• Low power, less interested people (Monitor): again, monitor these people, but don’t bore them with excessive communication.

Your boss, for example, likely has high power and influence over your projects and high interest in them. Your family, however, may have high interest in them, but won’t have power over them.

How to Coach Toolkit Offer

FREE when you join the Mind Tools Club before midnight, PST June 21.

Find Out More

Step 3: Understand Your Key Stakeholders

You now need to discover how your key stakeholders feel about your project. You also need to work out how best to engage them, and how to communicate with them.

Key questions that can help you understand your stakeholders include:

  • What financial or emotional interest do they have in the outcome of your work? Is it positive or negative?
  • What motivates them most of all?
  • What information do they want from you, and what is the best way of communicating with them?
  • What is their current opinion of your work? Is it based on good information?
  • Who influences their opinions generally, and who influences their opinion of you? Do some of these influencers therefore become important stakeholders in their own right?
  • If they aren’t likely to be positive, what will win them around to support your project?
  • If you don't think that you’ll be able to win them around, how will you manage their opposition?
  • Who else might be influenced by their opinions? Do these people become stakeholders in their own right?

You can ask your stakeholders these questions directly. People are often quite open about their views, and asking for their opinions is often the first step in building a successful relationship with them.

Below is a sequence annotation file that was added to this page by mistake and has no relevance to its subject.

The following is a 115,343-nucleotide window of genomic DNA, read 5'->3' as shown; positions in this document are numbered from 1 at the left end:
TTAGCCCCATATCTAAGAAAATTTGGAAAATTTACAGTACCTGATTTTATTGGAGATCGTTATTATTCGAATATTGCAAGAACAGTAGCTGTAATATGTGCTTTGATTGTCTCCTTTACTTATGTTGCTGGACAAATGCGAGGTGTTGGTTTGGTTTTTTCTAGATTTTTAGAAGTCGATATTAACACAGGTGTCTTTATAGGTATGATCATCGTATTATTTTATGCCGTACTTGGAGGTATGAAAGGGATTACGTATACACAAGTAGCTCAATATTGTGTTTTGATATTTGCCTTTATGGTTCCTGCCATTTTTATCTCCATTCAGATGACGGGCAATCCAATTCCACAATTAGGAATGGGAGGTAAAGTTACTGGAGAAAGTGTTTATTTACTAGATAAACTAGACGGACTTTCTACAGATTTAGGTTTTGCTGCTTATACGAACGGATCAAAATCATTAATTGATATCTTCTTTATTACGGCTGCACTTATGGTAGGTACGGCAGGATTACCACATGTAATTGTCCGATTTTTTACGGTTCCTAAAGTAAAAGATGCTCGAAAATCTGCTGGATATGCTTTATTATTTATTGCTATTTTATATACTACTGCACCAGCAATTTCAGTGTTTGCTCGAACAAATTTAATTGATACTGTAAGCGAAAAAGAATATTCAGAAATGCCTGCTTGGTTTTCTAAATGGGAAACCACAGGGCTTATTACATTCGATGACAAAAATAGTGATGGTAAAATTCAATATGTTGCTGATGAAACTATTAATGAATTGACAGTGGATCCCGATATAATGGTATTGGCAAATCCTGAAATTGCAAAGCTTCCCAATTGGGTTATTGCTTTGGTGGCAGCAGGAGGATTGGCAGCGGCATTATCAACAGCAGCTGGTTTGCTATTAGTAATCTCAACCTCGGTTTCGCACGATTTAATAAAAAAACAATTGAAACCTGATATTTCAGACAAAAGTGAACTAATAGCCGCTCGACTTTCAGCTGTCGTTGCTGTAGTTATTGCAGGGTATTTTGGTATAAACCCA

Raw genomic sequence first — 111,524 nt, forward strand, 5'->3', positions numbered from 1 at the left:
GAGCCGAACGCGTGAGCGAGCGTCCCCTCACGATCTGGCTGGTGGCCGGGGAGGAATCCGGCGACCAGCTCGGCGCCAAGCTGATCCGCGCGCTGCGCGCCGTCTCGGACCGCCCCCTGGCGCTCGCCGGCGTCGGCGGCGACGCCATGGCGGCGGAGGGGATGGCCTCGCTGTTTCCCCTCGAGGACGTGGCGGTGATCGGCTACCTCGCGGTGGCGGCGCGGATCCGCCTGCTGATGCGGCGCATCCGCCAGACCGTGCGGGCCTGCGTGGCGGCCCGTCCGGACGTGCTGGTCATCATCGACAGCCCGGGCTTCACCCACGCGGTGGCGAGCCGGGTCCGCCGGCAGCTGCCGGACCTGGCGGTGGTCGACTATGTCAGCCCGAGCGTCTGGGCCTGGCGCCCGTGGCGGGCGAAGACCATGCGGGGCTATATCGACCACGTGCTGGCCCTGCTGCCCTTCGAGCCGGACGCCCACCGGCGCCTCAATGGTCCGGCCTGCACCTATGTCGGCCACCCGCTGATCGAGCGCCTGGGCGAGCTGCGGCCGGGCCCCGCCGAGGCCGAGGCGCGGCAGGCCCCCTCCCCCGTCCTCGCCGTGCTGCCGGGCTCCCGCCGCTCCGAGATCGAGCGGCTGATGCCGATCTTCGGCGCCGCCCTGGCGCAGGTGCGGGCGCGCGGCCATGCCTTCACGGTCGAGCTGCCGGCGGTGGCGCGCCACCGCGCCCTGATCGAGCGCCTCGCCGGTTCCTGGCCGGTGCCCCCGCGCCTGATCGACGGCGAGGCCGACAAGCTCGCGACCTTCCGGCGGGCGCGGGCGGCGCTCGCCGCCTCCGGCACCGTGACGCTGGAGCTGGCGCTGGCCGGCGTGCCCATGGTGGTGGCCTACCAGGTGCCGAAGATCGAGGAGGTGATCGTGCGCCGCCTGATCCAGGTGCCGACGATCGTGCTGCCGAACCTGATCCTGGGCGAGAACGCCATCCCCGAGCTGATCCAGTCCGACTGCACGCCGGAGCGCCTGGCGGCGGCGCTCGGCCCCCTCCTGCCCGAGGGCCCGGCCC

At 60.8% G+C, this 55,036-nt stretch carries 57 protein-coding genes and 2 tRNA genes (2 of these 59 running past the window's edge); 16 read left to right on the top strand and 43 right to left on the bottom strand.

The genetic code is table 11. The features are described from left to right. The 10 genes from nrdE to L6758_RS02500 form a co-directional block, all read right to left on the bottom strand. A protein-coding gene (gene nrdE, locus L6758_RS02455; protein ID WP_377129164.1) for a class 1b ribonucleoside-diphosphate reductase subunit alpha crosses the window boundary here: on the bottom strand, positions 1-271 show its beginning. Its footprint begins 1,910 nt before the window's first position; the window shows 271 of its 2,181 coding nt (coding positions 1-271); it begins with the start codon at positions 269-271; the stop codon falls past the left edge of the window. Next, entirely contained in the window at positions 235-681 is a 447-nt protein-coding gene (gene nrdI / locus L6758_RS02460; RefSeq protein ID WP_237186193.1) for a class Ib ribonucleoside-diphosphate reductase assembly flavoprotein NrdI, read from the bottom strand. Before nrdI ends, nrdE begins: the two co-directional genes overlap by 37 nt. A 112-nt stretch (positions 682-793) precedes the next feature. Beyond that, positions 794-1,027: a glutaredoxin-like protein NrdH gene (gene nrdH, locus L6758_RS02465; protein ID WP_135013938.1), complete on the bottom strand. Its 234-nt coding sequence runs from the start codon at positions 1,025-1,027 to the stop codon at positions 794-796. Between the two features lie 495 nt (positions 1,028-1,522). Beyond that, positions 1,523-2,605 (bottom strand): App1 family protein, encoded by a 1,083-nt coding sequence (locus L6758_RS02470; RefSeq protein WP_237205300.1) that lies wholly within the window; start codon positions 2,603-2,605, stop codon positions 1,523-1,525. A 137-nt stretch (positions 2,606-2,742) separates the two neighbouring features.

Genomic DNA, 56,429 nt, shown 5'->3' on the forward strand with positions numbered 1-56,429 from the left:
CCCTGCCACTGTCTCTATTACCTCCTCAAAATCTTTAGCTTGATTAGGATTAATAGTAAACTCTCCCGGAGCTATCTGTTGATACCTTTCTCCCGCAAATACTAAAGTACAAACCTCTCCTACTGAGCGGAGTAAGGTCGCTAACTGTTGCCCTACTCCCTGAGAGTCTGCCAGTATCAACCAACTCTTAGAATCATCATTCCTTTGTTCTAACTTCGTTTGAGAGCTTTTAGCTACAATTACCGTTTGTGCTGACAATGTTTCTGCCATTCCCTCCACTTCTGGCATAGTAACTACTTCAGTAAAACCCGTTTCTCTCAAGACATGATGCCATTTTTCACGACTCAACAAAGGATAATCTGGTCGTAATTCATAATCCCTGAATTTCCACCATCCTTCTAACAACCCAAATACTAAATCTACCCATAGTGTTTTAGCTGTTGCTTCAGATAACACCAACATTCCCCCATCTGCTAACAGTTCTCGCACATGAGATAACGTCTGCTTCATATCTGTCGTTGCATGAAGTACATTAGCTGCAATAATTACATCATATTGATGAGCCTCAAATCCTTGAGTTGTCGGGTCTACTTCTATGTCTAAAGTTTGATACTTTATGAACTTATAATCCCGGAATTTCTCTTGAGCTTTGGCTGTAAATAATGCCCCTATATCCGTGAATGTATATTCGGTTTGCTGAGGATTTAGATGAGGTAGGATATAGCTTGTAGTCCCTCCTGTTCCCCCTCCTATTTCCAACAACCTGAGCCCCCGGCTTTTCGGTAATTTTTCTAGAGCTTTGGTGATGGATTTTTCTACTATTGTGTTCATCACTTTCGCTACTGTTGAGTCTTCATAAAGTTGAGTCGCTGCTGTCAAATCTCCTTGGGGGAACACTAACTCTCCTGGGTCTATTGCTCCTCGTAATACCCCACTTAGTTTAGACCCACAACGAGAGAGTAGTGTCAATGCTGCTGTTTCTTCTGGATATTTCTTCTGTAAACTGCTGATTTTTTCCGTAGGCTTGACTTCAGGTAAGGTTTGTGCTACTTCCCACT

A simple way to summarize the level of backing you have from your stakeholders is to color code them. For example, show advocates and supporters in green, blockers and critics in red, and those who are neutral in orange. See the diagram, below.

Figure 2: Example Power/Interest Grid With Stakeholders Marked

Example Stakeholder Power/Interest Grid

Adapted from Mendelow, A.L. (1981). 'Environmental Scanning - The Impact of the Stakeholder Concept,' ICIS 1981 Proceedings, 20.

In figure 2, you can see that a lot of effort needs to be put into persuading Piers and Maureen of the benefits of the project, while Janet and Amanda also need to be managed effectively as powerful supporters.

Example

You can create your own example of Stakeholder Analysis at work – whether for your current role, a job you want to do, or a new project.